Let's just say that in my movie, the montage couldn't be finished in 45 seconds and I call hijinx on all movies that show independent women in 1-minute or less video montages fixing up their homes by themselves. Hijinx. Those montages give women like me the false sense that projects might be done without losing our minds!
I'm just really tired and am only about 2/10 finished with the project list.
I have nothing else to write about because I haven't had time to do anything else! More soon!
Tuesday, March 2, 2010
I had to leave work today before I was finished writing a story so I copied it onto my thumb-drive to take home with me. When I tried to open it, I realized that my work computer is now more advanced than my home computer. This has never happened before. I can't open my work file (which is a problem because the story needs to be filed ASAP)!! So, I'm downloading a compatibility pack ... and blogging.
While interviewing a group of high school students about this month's musical "Cinderella" -- how cool is it that I get to write about a bunch of students performing my FAVORITE story as part of my job? -- we were sitting in the music room when the door swung open. Suddenly, an adult man walked into the room, right past us, said nothing, stopped in the corner, dropped his backpack and started rubbing his hands together in what appeared to be folding his hands in prayer. I had this strange feeling and flashed back to the story about the shooting at the LA Fitness in Pittsburgh a few months ago when the man walks into the gym, puts his backpack down and starts shooting. I had this "shouldn't a grown-up be asking this guy what he's doing here" moment when I realized I was the grown-up in the room. It ended up that the guy was early for some other meeting, but I had the strangest feeling about the whole thing and had this weird mental image of shooing the kids out of the room if he got creepier. The kids were thrown off by the guy, too. I don't know what his deal was, it may have been nothing...but I had this feeling like I had to get the kids away from him. I went with my gut. No idea if that was necessary, but it was the weirdest feeling.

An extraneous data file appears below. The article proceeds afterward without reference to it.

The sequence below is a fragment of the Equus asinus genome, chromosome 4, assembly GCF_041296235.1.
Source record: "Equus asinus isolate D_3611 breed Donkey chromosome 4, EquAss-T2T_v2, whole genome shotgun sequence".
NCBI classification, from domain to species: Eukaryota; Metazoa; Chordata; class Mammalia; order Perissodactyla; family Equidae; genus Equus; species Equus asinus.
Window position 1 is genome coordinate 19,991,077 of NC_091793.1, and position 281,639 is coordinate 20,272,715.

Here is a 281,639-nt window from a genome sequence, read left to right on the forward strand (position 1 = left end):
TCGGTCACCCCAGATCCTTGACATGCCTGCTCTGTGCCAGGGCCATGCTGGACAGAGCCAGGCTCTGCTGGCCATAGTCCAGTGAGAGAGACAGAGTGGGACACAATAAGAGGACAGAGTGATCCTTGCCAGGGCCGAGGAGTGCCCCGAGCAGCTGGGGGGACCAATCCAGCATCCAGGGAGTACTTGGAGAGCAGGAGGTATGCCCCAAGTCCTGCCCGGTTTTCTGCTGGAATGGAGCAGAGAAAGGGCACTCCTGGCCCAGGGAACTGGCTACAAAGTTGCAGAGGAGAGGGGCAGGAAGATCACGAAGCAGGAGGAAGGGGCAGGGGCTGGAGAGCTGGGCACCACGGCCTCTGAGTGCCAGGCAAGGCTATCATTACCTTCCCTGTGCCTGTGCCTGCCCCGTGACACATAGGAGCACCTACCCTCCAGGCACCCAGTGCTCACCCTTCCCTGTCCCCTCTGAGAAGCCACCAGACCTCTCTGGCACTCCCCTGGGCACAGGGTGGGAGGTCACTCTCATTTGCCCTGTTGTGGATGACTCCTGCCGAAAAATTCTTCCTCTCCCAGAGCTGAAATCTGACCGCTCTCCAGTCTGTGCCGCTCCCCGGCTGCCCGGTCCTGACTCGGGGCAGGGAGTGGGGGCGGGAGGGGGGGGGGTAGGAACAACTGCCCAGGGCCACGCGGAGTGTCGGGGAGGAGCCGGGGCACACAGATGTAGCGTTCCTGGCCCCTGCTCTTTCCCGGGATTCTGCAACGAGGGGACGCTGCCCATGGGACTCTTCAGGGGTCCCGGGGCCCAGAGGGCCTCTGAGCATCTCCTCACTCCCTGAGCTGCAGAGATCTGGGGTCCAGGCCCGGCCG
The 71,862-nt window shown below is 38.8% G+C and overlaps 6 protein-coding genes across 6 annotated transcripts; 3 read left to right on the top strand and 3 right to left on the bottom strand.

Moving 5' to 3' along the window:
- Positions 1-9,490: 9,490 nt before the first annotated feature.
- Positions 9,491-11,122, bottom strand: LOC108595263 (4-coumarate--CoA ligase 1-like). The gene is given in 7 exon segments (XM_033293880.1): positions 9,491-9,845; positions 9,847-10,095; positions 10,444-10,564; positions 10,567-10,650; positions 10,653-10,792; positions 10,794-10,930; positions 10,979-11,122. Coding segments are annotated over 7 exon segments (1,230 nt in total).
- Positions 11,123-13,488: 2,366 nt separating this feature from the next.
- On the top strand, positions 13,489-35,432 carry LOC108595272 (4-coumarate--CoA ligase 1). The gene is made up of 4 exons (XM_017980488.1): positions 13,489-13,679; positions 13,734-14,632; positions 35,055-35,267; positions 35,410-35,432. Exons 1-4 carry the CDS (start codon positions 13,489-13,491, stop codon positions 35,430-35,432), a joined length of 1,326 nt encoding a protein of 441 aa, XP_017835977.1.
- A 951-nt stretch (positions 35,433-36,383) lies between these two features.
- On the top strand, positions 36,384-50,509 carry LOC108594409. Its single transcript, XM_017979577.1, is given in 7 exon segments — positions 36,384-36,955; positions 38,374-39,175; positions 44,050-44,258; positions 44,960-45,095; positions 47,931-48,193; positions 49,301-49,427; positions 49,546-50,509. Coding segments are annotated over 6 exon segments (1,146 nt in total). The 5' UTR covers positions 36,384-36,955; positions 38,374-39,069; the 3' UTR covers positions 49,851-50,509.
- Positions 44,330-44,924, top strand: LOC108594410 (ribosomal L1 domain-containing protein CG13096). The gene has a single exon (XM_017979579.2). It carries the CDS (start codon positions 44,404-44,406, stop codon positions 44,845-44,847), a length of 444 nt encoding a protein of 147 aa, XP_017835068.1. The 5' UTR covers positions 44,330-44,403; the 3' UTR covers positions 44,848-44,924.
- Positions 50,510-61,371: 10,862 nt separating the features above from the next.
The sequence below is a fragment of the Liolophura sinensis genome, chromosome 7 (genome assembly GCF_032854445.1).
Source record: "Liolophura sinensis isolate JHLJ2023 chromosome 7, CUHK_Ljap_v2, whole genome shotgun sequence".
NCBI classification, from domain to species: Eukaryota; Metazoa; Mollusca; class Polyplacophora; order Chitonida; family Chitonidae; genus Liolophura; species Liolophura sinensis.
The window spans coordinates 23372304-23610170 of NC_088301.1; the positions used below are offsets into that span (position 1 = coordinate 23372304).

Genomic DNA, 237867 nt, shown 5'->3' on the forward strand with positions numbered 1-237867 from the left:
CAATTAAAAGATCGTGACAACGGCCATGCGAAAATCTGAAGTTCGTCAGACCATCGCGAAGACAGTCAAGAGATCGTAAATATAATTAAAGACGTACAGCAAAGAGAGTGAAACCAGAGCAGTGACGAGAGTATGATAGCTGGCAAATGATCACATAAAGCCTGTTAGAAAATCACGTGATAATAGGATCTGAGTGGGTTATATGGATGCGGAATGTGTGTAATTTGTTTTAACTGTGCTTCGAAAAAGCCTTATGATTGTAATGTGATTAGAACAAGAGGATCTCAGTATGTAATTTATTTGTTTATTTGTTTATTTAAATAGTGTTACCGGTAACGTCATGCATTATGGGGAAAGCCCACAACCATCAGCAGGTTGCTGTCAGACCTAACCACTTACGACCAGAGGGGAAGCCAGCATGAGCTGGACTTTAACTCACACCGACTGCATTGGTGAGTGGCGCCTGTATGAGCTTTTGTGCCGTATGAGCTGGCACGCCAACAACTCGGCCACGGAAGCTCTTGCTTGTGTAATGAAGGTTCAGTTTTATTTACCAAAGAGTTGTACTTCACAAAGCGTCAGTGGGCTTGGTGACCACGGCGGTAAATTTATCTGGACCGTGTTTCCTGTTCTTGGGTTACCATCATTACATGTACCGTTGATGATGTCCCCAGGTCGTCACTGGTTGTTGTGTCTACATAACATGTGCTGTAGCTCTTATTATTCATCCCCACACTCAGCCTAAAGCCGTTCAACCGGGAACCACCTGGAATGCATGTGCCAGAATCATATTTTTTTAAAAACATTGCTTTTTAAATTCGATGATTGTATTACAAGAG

I'm still trying to close on the house. It's a long, weird story. It might not be too much longer. Let's leave it at that.
I ate a burrito for the first time today. Did you know burritos don't have to include beans? I had no idea. I got it with rice and cilantro instead and it was FABULOUS!
My birthday is in two days. My parents gave me a toaster, a microwave and a brita water filter. My grandmother gave me the most awesome birthday card EVER. She's awesome!!!!
I loved the Olympics. I wish they were held every year.
I have become ADDICTED to HGTV and random real estate and renovation shows. I spent hours and hours watching them this weekend. I can't wait to get my hands on some paint for my own house.
My download is complete, I have to go write a story about a great student athlete who saw his dreams of a playoff victory in wrestling dashed when his elbow was dislocated in the quarterfinals last weekend. Poor kid.
Tuesday, February 23, 2010
I have tried harder this year than I ever have tried before to avoid illness and apparently, all of the hand-sanitizer, hand-washing and vitamins in the world can’t keep a cold away for an entire winter. I know it’s just a cold, and I’m trying not to be too “moan….I’m sick” about it, but it’s kicking my good-intentioned butt right now.